By Nicole D. Prysby, J.D.
Allegations that licensors violated their contractual right to license standard-essential patents through FRAND obligations were inadequate to demonstrate restraint of trade and monopolization.
Claims that a licensing agent was created by cellular standard patent holders as part of a conspiracy to charge supra-fair, reasonable, and non-discriminatory (FRAND) royalties for various patents in the cellular communications industry failed for lack of antitrust injury, held the federal district court in Dallas, Texas. Continental Automotive Systems, Inc. claimed that Avanci, LLC, a licensing agent, was created by individual patent holders who wanted to preserve their ability to continue to extract supra-FRAND licensing revenues for patent licenses for cellular standards used as part of automotive telecommunications units. Continental failed to demonstrate antitrust injury, because it did not allege harm to its competitive position, since it did not allege that increased prices will be passed on to it. And even if it had adequately alleged antitrust injury, its restraint of trade claim would fail because to the extent the licensors refused to negotiate, this alleged at best parallel conduct and the possibility of concerted action, not an unlawful agreement to restrain trade. Continental’s monopolization claim would fail because a standard essential patent (SEP) holder may choose to contractually limit its right to license the SEP through a FRAND obligation, but a violation of this contractual obligation is not an antitrust violation (Continental Automotive Systems, Inc. v. Avanci, LLC, September 10, 2020, Lynn, B.).
The lawsuit at issue was brought by Continental, which manufactures telematics control units (TCUs) for vehicles. It sells TCUs to car manufacturers (OEMs) that use the TCUs to provide their cars various functionalities, including cellular connectivity. The company sought licenses for various SEPs associated with the 2G, 3G, and 4G cellular standards, and sued twelve companies (Defendant Licensors) that have committed to grant licenses to their SEPs on FRAND terms and conditions. In addition, Continental sued Avanci, a licensing agent for a large group of patent owners and traditional patent licensors, including the Defendant Licensors. Instead of separately obtaining licenses from each of the SEP holders, that company could obtain a collective license from Avanci to all of the SEPs held by Avanci’s members. Continental claimed that Avanci is a collusive vehicle formed by SEP holders who wanted to preserve their ability to continue to extract supra-FRAND licensing revenues. Continental alleged that the Defendants violated the Sherman Act and state law by colluding to extract supra-FRAND licensing revenues. The Defendants sought to dismiss all claims. In March 2020, the Department of Justice Antitrust Division filed a statement of interest in the case, asserting its position that breaches of FRAND commitments made during standard-setting processes "do not articulate cognizable antitrust claims."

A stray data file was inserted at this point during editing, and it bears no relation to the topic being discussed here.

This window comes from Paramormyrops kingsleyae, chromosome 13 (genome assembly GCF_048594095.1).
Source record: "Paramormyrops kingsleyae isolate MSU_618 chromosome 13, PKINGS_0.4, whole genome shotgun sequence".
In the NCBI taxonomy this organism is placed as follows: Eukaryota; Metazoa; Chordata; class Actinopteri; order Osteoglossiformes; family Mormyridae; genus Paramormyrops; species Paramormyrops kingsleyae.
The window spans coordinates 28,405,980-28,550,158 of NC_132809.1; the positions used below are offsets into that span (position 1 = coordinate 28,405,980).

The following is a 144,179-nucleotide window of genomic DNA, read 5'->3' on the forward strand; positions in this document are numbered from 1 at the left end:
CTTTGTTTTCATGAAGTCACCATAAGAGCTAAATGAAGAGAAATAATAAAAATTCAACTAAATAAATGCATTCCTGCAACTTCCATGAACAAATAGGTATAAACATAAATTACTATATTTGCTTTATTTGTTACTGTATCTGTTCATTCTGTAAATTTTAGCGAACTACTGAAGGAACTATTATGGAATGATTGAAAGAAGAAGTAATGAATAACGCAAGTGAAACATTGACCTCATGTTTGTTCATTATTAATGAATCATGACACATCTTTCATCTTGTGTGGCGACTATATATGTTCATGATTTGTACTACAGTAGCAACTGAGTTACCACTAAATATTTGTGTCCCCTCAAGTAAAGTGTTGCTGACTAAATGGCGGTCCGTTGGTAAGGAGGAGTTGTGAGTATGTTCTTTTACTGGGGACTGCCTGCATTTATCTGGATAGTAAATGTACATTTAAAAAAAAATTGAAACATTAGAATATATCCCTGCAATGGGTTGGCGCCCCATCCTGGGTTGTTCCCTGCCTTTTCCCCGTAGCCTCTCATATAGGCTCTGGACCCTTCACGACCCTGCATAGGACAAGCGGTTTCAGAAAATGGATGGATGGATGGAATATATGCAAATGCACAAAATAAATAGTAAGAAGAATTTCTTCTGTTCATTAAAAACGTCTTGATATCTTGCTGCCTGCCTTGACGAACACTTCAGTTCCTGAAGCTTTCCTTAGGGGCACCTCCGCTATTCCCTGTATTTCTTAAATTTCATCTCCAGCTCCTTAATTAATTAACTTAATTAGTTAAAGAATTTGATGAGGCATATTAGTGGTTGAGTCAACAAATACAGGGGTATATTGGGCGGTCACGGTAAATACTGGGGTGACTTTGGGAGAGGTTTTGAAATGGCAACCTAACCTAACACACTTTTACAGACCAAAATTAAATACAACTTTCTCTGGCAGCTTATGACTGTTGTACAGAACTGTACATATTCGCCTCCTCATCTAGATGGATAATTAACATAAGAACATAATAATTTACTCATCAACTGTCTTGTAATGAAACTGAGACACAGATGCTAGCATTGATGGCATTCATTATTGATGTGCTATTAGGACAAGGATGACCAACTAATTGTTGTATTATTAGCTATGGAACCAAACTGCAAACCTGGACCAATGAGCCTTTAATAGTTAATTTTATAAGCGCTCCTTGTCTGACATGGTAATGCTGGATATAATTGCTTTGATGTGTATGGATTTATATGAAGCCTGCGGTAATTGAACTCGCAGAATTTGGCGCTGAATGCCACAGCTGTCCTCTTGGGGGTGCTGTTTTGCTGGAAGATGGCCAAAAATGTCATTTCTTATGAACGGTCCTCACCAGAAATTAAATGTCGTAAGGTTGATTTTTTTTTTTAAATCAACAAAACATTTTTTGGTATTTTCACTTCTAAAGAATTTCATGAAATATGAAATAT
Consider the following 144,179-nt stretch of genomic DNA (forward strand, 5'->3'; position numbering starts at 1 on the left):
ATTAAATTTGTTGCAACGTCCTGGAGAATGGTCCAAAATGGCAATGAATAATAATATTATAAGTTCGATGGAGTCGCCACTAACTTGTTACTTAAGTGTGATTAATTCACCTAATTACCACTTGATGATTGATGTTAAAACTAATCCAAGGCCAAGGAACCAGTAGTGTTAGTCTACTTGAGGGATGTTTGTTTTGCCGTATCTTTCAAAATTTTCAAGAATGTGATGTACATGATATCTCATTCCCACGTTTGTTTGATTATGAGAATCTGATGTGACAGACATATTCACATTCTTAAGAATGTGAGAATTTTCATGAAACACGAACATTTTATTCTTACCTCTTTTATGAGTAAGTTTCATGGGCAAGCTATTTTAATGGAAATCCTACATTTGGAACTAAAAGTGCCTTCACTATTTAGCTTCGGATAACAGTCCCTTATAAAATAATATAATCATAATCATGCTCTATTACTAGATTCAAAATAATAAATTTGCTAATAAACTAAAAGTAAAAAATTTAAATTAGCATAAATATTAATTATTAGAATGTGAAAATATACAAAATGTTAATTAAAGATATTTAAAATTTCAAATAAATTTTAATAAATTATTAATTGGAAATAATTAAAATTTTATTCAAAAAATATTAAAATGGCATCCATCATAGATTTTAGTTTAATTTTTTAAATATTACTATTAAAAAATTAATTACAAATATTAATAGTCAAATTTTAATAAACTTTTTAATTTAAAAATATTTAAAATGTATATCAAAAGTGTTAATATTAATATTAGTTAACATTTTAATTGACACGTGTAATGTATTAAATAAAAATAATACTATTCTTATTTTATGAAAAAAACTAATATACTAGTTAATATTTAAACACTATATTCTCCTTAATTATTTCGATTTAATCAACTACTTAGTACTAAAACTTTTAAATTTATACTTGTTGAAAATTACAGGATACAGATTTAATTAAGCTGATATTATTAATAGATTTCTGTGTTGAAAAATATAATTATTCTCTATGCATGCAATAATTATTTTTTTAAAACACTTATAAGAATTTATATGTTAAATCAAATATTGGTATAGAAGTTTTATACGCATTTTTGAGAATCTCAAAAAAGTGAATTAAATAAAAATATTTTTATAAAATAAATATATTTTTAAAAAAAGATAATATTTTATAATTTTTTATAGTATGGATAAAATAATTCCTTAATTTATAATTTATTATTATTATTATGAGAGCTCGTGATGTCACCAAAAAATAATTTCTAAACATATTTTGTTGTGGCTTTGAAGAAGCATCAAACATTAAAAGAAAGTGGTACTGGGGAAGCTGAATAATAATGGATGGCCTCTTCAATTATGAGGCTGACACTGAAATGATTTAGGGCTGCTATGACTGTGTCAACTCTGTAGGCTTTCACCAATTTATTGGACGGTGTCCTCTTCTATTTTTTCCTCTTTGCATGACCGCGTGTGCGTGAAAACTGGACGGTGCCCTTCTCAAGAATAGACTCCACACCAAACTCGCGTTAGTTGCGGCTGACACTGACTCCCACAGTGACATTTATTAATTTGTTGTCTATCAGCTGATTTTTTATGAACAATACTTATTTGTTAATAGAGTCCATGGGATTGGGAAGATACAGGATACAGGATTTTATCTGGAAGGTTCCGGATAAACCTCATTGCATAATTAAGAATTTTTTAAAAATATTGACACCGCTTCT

Article III standing and ripeness, foreign patents. Continental had Article III standing to bring the claims, and the claims were ripe, the court held. Continental’s allegation that Defendants will only provide non-FRAND licenses to OEMs did not allege actual (or imminent) injury, because Continental did not allege that any OEMs with which it has entered into indemnity agreements have been or will likely be forced to take a non-FRAND license from Defendants or that the costs of those licenses will be passed onto it through indemnity obligations. However, Continental pleaded a sufficient injury based on its alleged inability to obtain from Defendants, on FRAND terms, SEP licenses needed for its TCUs. The court also held that it had subject matter jurisdiction under the Foreign Trade Antitrust Improvement Act over Plaintiff’s antitrust claims involving foreign patents. The FRAND obligations involve Defendants’ activities in global license and product markets, and their efforts to set prices within those markets. These global markets necessarily include U.S. markets, and Continental alleged direct, substantial, and reasonably foreseeable effects in the U.S.